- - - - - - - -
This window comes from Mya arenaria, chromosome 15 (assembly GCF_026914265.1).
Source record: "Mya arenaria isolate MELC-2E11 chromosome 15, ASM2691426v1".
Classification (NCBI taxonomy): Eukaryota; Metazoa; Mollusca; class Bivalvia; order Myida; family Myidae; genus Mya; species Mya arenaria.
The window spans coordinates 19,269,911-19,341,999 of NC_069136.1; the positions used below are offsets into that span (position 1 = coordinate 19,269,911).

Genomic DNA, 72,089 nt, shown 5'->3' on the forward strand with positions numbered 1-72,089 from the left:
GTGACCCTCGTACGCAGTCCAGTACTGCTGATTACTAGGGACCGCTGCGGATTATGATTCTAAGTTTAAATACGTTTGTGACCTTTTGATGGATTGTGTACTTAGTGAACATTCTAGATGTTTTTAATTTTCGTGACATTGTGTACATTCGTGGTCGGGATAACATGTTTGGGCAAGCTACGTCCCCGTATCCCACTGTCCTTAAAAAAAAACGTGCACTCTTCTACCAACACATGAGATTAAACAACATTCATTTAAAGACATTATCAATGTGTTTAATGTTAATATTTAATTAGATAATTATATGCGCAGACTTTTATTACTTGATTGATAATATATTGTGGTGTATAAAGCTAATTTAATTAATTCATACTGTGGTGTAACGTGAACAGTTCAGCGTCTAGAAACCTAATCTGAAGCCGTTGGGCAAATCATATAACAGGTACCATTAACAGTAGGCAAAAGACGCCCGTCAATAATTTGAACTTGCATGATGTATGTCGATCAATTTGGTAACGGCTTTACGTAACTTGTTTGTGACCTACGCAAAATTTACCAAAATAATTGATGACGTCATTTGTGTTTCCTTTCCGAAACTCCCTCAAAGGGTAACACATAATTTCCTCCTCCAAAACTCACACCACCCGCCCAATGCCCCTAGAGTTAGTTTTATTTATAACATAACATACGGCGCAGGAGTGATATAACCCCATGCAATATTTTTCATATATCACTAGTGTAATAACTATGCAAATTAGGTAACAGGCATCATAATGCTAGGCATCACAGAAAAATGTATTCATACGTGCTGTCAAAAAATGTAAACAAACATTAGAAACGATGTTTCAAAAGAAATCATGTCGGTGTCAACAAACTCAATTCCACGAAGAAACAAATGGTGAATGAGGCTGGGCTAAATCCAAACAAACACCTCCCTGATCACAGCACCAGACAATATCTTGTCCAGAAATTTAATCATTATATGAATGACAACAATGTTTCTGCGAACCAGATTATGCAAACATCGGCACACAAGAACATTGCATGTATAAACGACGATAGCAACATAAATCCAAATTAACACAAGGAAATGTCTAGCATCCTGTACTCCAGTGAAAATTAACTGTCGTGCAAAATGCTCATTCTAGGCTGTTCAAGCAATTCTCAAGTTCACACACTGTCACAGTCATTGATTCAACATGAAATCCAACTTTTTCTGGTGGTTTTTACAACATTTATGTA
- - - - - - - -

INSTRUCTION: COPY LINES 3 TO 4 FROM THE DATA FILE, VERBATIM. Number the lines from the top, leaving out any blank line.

Classification (NCBI taxonomy): Eukaryota; Metazoa; Mollusca; class Bivalvia; order Myida; family Myidae; genus Mya; species Mya arenaria.
The window spans coordinates 19,269,911-19,341,999 of NC_069136.1; the positions used below are offsets into that span (position 1 = coordinate 19,269,911).